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-   -   Chocolate in mead (http://www.homebrewtalk.com/f30/chocolate-mead-244705/)

kingmoltar 05-10-2011 02:29 PM

Chocolate in mead
 
I made a batch of mead with chocolate as one ingredient. I am debating weather or no to make 2 more batches trying two different methods.

Method i used was to take bakers chocolate and melt it in hot water, then added the honey.

Optional methods are:

1st: Take bakers chocolate and NOT melt it in the water, just put it in the fermenter and add the must.

2nd: Use cocoa powder and have it in the fermenter when I add the must

any advice or thoughts would be appreciated

I will put up the recipe if it turns out, but i just made it last night and want to wait until i see if it is a drinkable product.

Matrix4b 05-10-2011 03:02 PM

I am not sure what the best method is. From what I hear the best method is to put it in the secondary and use Cacao Nibs or Chocolate Powder. Most recipies that I have seen use 1 pound or 16 oz. I plan on making a double batch, Chocolate and a Chocolate Mint using 2 pounds of Cacao Nibs each. I have seen recipies of up to 4 pounds but that was hugely overdoing it. This is all of course for a 5 gal batch. I also plan on putting 1-2 Vanilla Beans in it. Something that I have noticed on every candybar or chocolate bar or chocolate product that I have seen that they put in vanillian, that is basically vanilla. So a good chocolate flavor will need a little vanilla too.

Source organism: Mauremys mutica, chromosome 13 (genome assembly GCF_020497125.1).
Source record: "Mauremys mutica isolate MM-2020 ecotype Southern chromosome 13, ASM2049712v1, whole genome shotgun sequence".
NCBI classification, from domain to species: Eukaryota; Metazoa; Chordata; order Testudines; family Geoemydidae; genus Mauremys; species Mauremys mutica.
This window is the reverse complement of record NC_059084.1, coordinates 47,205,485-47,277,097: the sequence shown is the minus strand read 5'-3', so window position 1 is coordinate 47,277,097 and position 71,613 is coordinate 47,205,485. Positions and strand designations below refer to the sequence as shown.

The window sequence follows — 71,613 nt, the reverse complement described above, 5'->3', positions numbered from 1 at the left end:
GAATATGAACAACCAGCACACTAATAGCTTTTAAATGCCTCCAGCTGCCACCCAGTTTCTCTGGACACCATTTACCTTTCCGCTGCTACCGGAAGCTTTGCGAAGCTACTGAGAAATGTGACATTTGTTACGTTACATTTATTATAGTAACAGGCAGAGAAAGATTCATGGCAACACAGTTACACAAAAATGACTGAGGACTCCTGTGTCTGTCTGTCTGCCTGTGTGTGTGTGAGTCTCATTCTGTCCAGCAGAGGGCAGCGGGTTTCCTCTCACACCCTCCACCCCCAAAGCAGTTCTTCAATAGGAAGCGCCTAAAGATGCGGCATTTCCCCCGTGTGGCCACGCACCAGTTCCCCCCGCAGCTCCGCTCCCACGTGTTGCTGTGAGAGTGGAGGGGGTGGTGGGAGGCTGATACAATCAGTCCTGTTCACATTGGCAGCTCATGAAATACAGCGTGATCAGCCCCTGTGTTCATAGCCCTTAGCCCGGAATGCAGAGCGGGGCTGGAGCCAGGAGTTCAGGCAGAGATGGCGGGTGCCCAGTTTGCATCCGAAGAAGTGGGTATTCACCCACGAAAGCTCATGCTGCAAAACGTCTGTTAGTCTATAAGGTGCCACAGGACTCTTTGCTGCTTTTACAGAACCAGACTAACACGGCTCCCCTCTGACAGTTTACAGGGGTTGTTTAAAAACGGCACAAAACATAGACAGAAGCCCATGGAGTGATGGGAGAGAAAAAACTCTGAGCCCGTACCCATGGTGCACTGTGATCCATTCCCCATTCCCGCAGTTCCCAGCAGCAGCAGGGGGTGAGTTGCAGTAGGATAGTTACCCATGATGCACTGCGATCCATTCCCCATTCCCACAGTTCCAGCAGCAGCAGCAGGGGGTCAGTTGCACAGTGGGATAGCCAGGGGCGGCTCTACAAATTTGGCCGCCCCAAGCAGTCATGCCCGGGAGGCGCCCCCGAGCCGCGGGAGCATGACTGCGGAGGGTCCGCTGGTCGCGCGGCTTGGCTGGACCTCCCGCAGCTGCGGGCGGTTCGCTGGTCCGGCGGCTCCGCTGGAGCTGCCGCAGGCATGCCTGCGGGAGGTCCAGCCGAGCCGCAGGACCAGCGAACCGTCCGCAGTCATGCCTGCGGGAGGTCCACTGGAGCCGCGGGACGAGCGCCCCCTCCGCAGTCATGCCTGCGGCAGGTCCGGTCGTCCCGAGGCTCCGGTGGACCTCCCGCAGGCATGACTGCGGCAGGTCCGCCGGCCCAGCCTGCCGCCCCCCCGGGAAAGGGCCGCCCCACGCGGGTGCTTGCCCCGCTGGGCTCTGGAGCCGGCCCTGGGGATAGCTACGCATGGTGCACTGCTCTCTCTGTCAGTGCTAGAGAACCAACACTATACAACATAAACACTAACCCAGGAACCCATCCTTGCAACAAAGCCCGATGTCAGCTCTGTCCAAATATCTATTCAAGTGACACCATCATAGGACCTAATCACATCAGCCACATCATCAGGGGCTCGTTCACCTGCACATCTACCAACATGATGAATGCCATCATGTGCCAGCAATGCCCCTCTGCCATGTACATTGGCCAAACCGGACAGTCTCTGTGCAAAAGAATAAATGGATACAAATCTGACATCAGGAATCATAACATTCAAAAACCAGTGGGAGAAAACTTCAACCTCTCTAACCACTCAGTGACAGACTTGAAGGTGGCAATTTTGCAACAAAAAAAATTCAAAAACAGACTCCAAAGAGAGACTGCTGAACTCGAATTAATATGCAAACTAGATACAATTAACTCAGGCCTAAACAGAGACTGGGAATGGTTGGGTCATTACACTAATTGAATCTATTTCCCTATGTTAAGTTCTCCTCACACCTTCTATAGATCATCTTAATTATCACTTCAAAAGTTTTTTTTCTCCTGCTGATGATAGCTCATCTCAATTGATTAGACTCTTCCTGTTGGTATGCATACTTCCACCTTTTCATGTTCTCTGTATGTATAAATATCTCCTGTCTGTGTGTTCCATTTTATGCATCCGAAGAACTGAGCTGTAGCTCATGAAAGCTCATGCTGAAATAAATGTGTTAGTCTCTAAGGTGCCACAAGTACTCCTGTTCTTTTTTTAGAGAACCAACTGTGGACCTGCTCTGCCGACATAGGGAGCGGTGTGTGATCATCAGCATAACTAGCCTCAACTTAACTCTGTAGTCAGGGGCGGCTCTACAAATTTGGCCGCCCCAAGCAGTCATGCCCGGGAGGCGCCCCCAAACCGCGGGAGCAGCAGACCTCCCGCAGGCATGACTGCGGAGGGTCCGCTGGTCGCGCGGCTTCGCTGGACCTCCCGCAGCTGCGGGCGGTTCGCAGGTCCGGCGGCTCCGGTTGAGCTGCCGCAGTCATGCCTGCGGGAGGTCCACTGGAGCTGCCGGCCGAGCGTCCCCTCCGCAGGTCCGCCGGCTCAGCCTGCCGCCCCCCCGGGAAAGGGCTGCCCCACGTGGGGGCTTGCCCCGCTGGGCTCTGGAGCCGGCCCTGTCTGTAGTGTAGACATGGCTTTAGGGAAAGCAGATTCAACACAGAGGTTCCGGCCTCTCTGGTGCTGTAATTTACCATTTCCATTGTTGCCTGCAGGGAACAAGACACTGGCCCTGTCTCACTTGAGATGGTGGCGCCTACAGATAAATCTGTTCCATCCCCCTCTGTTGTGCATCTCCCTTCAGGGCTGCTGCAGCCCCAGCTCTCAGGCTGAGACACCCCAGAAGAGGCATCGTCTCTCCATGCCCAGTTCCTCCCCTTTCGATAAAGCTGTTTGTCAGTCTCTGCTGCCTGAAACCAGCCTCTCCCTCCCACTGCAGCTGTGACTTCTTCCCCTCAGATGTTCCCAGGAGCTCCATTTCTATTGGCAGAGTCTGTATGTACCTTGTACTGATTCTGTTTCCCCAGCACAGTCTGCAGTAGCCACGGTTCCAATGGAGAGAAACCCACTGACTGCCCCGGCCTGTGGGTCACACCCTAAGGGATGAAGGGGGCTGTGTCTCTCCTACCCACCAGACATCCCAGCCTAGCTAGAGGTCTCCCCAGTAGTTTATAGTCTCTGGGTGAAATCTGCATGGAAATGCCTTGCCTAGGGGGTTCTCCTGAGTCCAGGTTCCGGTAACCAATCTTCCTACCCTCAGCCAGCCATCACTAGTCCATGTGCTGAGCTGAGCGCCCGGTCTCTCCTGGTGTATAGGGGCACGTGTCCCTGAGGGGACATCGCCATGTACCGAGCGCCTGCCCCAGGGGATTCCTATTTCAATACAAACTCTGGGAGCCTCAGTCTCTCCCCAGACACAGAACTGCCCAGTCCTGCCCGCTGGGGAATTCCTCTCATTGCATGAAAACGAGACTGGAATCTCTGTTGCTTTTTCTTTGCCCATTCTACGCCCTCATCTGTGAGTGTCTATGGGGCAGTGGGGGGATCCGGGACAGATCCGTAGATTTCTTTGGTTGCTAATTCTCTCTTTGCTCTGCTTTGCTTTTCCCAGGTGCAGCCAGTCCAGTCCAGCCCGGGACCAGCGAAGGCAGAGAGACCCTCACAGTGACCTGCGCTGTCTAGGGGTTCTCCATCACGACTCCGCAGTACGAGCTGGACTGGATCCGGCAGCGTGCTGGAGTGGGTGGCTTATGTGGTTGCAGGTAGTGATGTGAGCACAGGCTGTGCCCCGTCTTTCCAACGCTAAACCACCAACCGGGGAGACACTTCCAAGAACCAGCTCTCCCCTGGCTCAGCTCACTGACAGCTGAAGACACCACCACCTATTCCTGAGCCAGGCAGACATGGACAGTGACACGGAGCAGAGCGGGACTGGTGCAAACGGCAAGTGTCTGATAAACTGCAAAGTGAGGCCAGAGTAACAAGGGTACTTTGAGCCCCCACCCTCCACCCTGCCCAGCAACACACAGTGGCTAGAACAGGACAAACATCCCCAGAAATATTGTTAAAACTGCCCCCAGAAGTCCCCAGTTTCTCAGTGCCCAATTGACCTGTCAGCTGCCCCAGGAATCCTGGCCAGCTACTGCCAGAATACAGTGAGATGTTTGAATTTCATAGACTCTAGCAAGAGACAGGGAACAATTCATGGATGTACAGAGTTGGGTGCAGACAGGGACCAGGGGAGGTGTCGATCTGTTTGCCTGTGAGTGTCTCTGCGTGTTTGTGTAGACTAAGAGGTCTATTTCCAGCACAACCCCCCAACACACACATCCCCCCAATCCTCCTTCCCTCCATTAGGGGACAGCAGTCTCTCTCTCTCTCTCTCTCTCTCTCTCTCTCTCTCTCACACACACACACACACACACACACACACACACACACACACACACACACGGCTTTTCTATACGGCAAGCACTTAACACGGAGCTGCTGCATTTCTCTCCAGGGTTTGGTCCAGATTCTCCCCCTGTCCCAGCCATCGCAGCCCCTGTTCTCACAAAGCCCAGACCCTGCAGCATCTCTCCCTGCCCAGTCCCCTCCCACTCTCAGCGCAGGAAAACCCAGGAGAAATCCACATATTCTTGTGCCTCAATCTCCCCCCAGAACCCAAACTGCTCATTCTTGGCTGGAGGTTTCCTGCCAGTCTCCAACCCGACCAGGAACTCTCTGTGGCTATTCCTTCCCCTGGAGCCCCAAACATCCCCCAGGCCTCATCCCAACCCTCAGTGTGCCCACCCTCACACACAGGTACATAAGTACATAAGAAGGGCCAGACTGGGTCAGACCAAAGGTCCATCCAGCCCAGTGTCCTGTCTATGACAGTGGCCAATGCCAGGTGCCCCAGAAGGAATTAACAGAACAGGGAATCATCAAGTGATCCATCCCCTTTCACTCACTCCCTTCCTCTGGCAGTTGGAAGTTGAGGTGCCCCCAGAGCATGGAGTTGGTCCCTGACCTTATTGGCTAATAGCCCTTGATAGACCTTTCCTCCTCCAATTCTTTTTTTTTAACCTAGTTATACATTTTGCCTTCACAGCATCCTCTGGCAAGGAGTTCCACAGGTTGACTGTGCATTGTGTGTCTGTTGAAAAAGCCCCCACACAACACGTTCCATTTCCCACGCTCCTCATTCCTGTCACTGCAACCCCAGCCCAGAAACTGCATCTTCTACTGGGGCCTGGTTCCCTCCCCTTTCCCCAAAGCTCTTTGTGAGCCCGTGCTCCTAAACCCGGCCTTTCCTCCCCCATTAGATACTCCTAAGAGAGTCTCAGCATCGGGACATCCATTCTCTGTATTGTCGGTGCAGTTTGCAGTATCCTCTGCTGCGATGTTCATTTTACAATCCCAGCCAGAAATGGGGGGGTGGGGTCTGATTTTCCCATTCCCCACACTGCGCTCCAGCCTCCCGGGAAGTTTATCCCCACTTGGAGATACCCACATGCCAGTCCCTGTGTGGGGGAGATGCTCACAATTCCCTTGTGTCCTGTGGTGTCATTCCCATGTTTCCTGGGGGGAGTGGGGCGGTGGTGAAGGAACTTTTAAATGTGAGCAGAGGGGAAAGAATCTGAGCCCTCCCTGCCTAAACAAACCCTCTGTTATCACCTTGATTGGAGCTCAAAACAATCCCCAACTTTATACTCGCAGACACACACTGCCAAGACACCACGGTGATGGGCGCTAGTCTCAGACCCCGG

I personally recomend that you go with the Coco Powder, unsweetened in the secondary. For a light Chocolate flavor I have seen 1 pound for 5 gal. For very heavy or strong chocolate flavor use 3 pounds for 5 gal. Now what I have seen on the internet is that you will need to extra-age this. I recomend that you let it age, preferabbly Bulk age for at least a year after it has cleared.

Hope it turns out well. I plan on starting my primaries in Mid June. Carboys need to be emptied first.

MedsenFey 05-10-2011 03:55 PM

There is essentially no difference between using melted baker's chocolate and cocoa powder in terms of flavor and the messy aspects of a chocolate mead. Once melted and in the mead, the baker's chocolate behaves just like cocoa powder. Cacao nibs may give you a much less messy alternative, and probably can provide you with a better cocoa flavor than your standard cocoa powder will provide given that the powders generally use bulk cacoa from Ivory Coast, and not the more "gourmet" criollo varieties from South America.

Medsen

oldmate 05-11-2011 07:37 AM

Medsen - What about the milk products and fats in the bakers chocolate? I wouldn't want that ANYWHERE near my mead. I have used cocao powder, but it takes a long time for it to mellow out.

kingmoltar 05-11-2011 09:17 AM

Quote:

Originally Posted by oldmate (Post 2912427)
Medsen - What about the milk products and fats in the bakers chocolate? I wouldn't want that ANYWHERE near my mead. I have used cocao powder, but it takes a long time for it to mellow out.

Looking at the ingredients list on the bakers chocolate box there is no milk products in it.

oldmate 05-11-2011 10:25 AM